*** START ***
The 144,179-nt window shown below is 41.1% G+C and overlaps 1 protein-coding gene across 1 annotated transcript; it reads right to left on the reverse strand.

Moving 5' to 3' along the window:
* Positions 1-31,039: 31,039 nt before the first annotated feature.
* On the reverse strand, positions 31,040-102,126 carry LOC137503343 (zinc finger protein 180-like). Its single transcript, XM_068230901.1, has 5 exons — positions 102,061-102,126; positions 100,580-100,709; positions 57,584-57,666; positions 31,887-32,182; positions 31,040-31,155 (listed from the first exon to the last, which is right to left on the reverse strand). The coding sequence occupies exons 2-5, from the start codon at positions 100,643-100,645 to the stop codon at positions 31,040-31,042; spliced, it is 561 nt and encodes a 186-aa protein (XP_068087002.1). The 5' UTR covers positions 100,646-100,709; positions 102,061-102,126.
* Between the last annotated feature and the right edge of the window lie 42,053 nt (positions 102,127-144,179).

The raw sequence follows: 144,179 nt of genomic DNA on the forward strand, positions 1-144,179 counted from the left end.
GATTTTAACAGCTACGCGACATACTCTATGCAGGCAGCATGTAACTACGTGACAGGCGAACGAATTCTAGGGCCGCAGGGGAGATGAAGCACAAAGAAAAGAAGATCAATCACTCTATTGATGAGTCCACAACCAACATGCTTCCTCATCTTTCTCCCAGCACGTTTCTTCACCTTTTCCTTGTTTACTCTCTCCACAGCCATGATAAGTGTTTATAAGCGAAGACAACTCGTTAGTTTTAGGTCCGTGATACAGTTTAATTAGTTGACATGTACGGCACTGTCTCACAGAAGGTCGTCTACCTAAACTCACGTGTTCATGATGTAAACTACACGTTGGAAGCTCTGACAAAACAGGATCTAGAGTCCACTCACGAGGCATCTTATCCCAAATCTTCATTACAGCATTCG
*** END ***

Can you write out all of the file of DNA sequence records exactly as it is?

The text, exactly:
The 144,179-nt window shown below is 41.1% G+C and overlaps 1 protein-coding gene across 1 annotated transcript; it reads right to left on the reverse strand.

Moving 5' to 3' along the window:
* Positions 1-31,039: 31,039 nt before the first annotated feature.
* On the reverse strand, positions 31,040-102,126 carry LOC137503343 (zinc finger protein 180-like). Its single transcript, XM_068230901.1, has 5 exons — positions 102,061-102,126; positions 100,580-100,709; positions 57,584-57,666; positions 31,887-32,182; positions 31,040-31,155 (listed from the first exon to the last, which is right to left on the reverse strand). The coding sequence occupies exons 2-5, from the start codon at positions 100,643-100,645 to the stop codon at positions 31,040-31,042; spliced, it is 561 nt and encodes a 186-aa protein (XP_068087002.1). The 5' UTR covers positions 100,646-100,709; positions 102,061-102,126.
* Between the last annotated feature and the right edge of the window lie 42,053 nt (positions 102,127-144,179).

The raw sequence follows: 144,179 nt of genomic DNA on the forward strand, positions 1-144,179 counted from the left end.
GATTTTAACAGCTACGCGACATACTCTATGCAGGCAGCATGTAACTACGTGACAGGCGAACGAATTCTAGGGCCGCAGGGGAGATGAAGCACAAAGAAAAGAAGATCAATCACTCTATTGATGAGTCCACAACCAACATGCTTCCTCATCTTTCTCCCAGCACGTTTCTTCACCTTTTCCTTGTTTACTCTCTCCACAGCCATGATAAGTGTTTATAAGCGAAGACAACTCGTTAGTTTTAGGTCCGTGATACAGTTTAATTAGTTGACATGTACGGCACTGTCTCACAGAAGGTCGTCTACCTAAACTCACGTGTTCATGATGTAAACTACACGTTGGAAGCTCTGACAAAACAGGATCTAGAGTCCACTCACGAGGCATCTTATCCCAAATCTTCATTACAGCATTCG